The default permissions that mount will use for FAT partitions is
"rwxr-xr-x". To change this, you can add an option "umask=" in the fstab
file. For example, on my computer, I use:

/dev/hda1       /mnt/c          vfat    defaults,umask=0000 0 0

The argument to umask is and octal number. To understand what this number
means, you have to understand how file permissions actually work in unix.

The way file permissions are stored on the disk is as a 9-bit binary
number. The best way to show this is with examples. File permission are
commonly represented in three ways:

rwxr-xr-x  - human readable
111101101  - binary number
7  5  5    - 3 octal numbers

The last one is the most important. If you read the manpage for chmod, you
will notice that you can specify the desired permissions using and octal
number. Examples:

gsteele@atlas:~$ chmod 0755  foo
gsteele@atlas:~$ ls -l foo
-rwxr-xr-x    1 gsteele  gsteele   1123166 Mar 27 11:42 foo*
gsteele@atlas:~$ chmod 0766  foo
gsteele@atlas:~$ ls -l foo
-rwxrw-rw-    1 gsteele  gsteele   1123166 Mar 27 11:42 foo*
gsteele@atlas:~$ chmod 0777  foo
gsteele@atlas:~$ ls -l foo
-rwxrwxrwx    1 gsteele  gsteele   1123166 Mar 27 11:42 foo*

(Note: the first number is related to "special file permissions". You
should always leave this number as 0. You can read about these here:

Now, umask is like the binary NOT of the file permissions you want. For

rwxr-xr-x  - desired file permissions
111101101  - binary file permissions
000010010  - umask
0  2  2    - octal umask

So, for example, in my fstab file, I use umask=0000, so that the
permissions on my dos drive are rwxrwxrwx. If you wanted the permissions
on the dos drive to be rwxrwxr-x, you would set umask=0002.

You can also change the group and the owner of the FAT partition files
using the options uid=value,gid=value in the fstab file, where the values
are the user id number and group id number.

The uid numbers for users are listed in the file /etc/passwd, and the gid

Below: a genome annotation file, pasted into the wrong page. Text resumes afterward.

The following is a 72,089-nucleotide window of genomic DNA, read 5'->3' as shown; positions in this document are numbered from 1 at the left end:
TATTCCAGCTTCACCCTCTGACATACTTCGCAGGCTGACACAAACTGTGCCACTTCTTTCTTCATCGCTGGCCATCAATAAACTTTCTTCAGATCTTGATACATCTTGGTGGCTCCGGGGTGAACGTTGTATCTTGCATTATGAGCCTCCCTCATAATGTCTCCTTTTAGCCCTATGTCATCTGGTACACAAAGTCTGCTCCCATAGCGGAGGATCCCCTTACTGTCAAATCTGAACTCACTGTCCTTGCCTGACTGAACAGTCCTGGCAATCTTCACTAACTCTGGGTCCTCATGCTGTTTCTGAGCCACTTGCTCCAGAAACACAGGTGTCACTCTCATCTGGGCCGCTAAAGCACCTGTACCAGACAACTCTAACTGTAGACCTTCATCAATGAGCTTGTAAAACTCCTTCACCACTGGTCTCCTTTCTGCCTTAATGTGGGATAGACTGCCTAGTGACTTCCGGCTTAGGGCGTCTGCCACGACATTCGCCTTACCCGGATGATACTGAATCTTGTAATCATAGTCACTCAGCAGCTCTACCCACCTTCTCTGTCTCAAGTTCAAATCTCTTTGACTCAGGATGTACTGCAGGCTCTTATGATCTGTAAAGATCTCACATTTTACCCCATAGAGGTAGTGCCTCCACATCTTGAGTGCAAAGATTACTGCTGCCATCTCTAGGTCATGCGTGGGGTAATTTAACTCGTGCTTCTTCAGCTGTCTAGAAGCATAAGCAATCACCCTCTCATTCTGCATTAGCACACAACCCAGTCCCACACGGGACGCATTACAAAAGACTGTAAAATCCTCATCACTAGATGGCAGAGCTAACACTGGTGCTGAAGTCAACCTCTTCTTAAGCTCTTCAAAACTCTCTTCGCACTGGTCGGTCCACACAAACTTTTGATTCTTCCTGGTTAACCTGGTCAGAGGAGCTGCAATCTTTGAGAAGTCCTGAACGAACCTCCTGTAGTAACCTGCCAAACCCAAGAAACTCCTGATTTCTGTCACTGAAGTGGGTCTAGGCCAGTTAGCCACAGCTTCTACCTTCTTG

numbers are listed in the file /etc/group:

in /etc/passwd:

gsteele:x:1001:1001:Gary Steele,13-2033,3-4810,:/home/gsteele:/bin/bash
           |    |
         uid    default gid   for user gsteele

in /etc/group:

          gid for group gsteele

This should sort out any problems.


Linux video player, upgrading debian distribution


Hi Gary

How's things? I've a couple of questions about Linux for you. Is there a
Linux equivalent of Windows Media Player, that can play .avi, mpegs etc?
Also is it possible to simply update the version of Debian that I'm
running or will that lead me to having to play with some of the
configuration files? What about the GNome window manager - how can I
update this?

How is everything going at MIT these days? What have you lot been upto
recently? Have fun and keep in touch.

All the best



Hi Peter,

Not been upto much lately here. I'm gonna go to Conor's beer party
tonight, we'll see how that goes :)

About playing movies, I'd recommend you try either Xine (there are debian
packages) or mplayer.

I really like mplayer. There are no packages, but it is pretty easy to
compile, and works very well with almost _all_ avi files, as well as any
mpeg. You can download it from:


About debian, one thing you could try is "apt-get dist-upgrade". If you
have edited you /etc/apt/sources.list file to use "woody" (or "testing"
which is the same thing), you can just type "apt-get dist-upgrade" and
with any luck, everything will work.

Warning: this will replace a hundred or more packages, so there could be
problems. If you do have problems, I'd recommend typing "apt-get -f
install", and then "apt-get dist-upgrade" again. You can continue doing
this until it doesn't have anything left to do.

Once you've dist-upgraded, I'd recommend running "tasksel", which will
allow you to pick big groups of packages to install from the new